Consumer spending in May was mostly unchanged from the previous month, according to data released Monday. Real spending, which takes inflation into account, was down 0.1%, making May the weakest month since June 2010.
Americans are slowing their expenditures for two main reasons: higher gasoline prices and higher jobless rates. Higher gas prices mean that consumers have to shift their spending away from consumer discretionary items like clothing and toward gasoline -- it also means driving more efficiently and keeping mileage low. Meanwhile, higher jobless rates encourage households to save more as it becomes more difficult to earn.
Consumer spending, also called "consumption" by economists, is the biggest component of GDP. Therefore, stagnant spending has broad consequences.
The Federal Reserve expects oil and other commodity prices to fall in the near future, which will hopefully result in more spending and hiring. Until then, the economy will probably continue growing at a snail's pace.
So how can we find investment opportunities amid the gloomy conditions? For this article, we looked at consumer goods stocks that have small short floats (i.e the percent of share float being shorted).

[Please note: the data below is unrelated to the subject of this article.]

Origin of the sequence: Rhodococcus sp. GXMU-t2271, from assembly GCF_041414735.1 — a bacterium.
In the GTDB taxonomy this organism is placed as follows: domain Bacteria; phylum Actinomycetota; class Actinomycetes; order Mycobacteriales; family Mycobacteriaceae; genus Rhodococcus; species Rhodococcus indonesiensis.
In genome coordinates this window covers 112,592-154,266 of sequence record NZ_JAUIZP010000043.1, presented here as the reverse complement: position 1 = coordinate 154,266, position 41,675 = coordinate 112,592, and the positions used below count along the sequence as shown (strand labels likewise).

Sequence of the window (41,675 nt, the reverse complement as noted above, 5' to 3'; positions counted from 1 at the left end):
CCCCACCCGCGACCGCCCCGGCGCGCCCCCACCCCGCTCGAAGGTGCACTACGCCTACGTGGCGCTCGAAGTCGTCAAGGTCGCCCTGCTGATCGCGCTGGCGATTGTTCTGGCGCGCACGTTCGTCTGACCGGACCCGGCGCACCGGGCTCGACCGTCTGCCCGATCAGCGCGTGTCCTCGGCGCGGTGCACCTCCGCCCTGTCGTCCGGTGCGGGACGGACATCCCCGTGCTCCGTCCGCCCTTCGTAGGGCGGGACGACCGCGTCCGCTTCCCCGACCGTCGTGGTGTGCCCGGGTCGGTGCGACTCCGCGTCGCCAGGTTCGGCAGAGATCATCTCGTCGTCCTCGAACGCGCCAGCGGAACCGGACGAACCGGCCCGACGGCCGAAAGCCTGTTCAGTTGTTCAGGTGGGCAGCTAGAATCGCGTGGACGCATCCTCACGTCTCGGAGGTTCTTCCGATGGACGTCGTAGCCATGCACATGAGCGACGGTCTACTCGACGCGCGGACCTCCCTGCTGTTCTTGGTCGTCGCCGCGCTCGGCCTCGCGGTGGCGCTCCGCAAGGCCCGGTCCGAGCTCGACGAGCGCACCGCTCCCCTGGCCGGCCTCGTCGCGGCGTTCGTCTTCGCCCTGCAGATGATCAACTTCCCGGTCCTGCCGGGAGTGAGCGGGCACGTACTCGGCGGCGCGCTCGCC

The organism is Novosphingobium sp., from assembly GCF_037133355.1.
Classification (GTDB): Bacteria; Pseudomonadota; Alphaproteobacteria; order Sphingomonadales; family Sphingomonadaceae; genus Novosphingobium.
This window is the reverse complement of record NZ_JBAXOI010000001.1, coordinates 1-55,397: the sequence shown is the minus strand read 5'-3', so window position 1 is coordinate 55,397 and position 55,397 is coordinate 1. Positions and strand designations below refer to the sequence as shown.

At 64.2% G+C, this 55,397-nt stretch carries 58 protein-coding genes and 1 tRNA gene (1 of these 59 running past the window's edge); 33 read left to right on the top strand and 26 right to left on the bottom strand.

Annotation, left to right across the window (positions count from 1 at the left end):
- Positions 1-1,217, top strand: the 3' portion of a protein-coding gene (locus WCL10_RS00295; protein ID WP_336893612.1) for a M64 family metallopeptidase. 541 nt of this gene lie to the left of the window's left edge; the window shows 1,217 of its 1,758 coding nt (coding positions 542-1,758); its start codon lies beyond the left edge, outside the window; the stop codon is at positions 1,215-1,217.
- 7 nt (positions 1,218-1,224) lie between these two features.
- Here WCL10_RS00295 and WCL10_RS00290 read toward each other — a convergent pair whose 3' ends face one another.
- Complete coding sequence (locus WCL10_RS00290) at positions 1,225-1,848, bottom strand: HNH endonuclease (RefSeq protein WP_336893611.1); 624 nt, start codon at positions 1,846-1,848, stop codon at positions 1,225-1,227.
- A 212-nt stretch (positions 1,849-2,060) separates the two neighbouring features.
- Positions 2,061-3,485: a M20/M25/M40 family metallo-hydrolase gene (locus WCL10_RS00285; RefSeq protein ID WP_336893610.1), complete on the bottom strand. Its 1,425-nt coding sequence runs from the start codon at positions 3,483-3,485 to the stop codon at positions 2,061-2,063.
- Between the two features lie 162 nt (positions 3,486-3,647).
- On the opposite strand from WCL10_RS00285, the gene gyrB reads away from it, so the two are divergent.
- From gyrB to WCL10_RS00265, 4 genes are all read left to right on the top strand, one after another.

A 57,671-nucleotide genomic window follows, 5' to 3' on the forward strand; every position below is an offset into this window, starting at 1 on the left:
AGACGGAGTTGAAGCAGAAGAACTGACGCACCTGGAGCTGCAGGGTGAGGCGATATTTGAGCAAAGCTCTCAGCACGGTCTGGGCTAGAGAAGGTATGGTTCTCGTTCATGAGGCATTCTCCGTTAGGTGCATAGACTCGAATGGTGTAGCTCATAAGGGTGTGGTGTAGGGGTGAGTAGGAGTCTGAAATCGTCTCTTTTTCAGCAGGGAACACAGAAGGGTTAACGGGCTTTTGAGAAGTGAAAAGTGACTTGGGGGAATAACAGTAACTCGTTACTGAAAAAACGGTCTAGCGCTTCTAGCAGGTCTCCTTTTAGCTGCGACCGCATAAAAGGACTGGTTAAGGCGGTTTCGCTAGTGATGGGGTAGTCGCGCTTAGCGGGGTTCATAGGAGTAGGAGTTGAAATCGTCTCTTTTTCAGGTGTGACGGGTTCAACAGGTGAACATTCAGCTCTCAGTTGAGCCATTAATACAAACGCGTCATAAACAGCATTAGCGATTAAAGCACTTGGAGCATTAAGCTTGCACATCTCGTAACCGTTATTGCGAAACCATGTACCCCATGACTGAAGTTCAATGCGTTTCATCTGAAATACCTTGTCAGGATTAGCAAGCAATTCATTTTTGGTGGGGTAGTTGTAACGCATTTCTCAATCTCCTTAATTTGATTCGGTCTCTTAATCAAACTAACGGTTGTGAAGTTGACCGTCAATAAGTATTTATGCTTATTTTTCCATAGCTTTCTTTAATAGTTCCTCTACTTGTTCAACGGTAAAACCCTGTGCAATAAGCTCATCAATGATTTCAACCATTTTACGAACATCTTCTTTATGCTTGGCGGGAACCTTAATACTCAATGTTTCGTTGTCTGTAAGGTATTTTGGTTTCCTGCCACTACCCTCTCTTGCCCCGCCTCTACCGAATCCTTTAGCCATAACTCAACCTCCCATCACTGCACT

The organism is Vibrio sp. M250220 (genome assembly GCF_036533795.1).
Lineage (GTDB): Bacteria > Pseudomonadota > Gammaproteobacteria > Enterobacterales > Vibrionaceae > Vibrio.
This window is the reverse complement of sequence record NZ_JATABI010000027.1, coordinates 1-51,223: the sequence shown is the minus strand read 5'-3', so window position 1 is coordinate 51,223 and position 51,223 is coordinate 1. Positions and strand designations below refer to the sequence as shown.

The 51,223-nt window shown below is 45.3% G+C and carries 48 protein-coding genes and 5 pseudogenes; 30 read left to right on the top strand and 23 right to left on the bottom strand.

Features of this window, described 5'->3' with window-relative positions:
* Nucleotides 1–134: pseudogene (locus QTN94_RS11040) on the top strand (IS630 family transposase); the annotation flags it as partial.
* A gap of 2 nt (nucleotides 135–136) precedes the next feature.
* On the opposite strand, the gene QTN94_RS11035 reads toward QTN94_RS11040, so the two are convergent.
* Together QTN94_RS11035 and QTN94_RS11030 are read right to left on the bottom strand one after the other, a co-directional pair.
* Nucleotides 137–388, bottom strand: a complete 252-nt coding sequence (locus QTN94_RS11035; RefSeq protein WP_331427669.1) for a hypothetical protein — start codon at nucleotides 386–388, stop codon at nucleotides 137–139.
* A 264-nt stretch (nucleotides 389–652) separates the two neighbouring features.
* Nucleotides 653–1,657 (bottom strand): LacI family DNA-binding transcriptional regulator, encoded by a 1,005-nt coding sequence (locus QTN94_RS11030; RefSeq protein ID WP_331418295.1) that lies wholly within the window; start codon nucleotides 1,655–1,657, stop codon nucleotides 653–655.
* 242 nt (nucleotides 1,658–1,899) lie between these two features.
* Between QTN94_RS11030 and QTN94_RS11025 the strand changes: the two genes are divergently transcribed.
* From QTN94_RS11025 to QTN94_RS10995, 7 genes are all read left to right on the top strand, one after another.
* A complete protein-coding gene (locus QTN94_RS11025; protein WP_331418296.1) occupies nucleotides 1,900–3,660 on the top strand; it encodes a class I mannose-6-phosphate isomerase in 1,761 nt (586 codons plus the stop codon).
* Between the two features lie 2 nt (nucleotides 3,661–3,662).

Short-selling is an investment technique that allows an investor to make money when the value of a stock falls. Because short-selling requires borrowing, an individual or institution must meet several requirements (including background checks) to engage in short selling. Thus, in general, short-sellers are more sophisticated than the average investor.
Because short selling reflects a prediction that prices are going to fall, a relatively small short float indicates that fewer short-sellers think that company has bad short-term prospects.
Do you agree with the short trends that these consumer goods stocks have bright prospects, despite the glum spending news? (Click here to access free, interactive tools to analyze these ideas.)
List sorted by lowest percentage of shares shorted.
1. British American Tobacco
2. Fomento Econ
4. Anheuser-Busch InBev
8. Procter & Gamble
9. Fortune Brands
Interactive Chart: Press Play to compare changes in analyst ratings over the last two years for the stocks mentioned above. Analyst ratings sourced from Zacks Investment Research.
Kapitall's Eben Esterhuizen and Andrew Dominguez do not own any of the shares mentioned above.
The Motley Fool owns shares of Diageo and PepsiCo. Motley Fool newsletter services have recommended buying shares of Fortune Brands, Procter & Gamble, Kellogg, PepsiCo, Fomento Econ, and Diageo. Motley Fool newsletter services have recommended creating a diagonal call position in PepsiCo.
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